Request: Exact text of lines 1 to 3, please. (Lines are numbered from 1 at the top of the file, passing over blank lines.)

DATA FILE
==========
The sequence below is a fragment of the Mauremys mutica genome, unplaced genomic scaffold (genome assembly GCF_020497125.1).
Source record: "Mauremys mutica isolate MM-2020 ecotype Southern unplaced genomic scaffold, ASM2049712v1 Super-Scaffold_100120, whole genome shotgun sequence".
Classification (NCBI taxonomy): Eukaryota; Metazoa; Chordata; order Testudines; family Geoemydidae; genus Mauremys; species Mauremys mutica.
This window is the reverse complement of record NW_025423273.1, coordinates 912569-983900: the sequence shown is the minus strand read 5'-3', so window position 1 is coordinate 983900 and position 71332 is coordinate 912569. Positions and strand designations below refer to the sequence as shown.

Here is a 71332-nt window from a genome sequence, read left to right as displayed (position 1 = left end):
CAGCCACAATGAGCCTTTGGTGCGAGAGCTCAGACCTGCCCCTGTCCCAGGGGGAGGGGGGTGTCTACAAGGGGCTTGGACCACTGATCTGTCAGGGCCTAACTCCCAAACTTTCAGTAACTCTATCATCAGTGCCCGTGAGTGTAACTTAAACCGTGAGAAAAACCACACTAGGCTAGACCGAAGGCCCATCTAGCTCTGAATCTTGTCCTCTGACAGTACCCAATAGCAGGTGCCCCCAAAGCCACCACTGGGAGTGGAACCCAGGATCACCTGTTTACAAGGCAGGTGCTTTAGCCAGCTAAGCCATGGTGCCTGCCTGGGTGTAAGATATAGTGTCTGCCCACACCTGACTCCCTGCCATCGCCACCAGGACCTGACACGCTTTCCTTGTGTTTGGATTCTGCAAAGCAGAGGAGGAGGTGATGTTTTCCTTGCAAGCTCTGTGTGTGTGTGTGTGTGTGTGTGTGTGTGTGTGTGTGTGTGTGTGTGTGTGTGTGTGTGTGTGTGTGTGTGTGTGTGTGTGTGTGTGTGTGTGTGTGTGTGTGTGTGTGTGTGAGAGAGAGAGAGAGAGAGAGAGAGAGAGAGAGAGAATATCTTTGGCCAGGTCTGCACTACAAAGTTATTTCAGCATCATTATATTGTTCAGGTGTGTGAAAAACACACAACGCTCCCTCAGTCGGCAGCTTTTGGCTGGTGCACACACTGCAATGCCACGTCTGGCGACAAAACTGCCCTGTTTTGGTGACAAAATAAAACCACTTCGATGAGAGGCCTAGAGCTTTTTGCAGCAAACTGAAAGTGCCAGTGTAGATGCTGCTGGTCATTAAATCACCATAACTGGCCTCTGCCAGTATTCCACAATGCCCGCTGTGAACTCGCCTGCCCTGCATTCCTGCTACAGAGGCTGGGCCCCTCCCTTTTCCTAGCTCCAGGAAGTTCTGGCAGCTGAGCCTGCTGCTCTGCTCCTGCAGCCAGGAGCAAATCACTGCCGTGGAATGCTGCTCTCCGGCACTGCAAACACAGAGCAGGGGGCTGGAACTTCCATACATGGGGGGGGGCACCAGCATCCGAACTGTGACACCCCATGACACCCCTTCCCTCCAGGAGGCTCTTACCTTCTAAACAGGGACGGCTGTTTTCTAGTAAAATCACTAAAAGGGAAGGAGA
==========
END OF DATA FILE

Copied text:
The sequence below is a fragment of the Mauremys mutica genome, unplaced genomic scaffold (genome assembly GCF_020497125.1).
Source record: "Mauremys mutica isolate MM-2020 ecotype Southern unplaced genomic scaffold, ASM2049712v1 Super-Scaffold_100120, whole genome shotgun sequence".
Classification (NCBI taxonomy): Eukaryota; Metazoa; Chordata; order Testudines; family Geoemydidae; genus Mauremys; species Mauremys mutica.